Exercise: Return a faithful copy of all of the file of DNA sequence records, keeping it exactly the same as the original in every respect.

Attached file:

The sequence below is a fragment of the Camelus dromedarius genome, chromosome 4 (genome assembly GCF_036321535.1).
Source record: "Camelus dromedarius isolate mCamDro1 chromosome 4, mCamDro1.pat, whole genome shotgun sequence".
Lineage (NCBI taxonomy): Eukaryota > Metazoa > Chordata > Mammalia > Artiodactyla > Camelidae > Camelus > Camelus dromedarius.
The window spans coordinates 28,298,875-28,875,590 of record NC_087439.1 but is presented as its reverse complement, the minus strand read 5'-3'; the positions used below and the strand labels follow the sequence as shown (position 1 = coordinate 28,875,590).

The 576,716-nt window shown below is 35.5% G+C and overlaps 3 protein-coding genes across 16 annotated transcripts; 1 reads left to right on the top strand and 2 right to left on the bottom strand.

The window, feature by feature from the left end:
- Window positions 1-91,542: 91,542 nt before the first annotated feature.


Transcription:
The sequence below is a fragment of the Camelus dromedarius genome, chromosome 4 (genome assembly GCF_036321535.1).
Source record: "Camelus dromedarius isolate mCamDro1 chromosome 4, mCamDro1.pat, whole genome shotgun sequence".
Lineage (NCBI taxonomy): Eukaryota > Metazoa > Chordata > Mammalia > Artiodactyla > Camelidae > Camelus > Camelus dromedarius.
The window spans coordinates 28,298,875-28,875,590 of record NC_087439.1 but is presented as its reverse complement, the minus strand read 5'-3'; the positions used below and the strand labels follow the sequence as shown (position 1 = coordinate 28,875,590).

The 576,716-nt window shown below is 35.5% G+C and overlaps 3 protein-coding genes across 16 annotated transcripts; 1 reads left to right on the top strand and 2 right to left on the bottom strand.

The window, feature by feature from the left end:
- Window positions 1-91,542: 91,542 nt before the first annotated feature.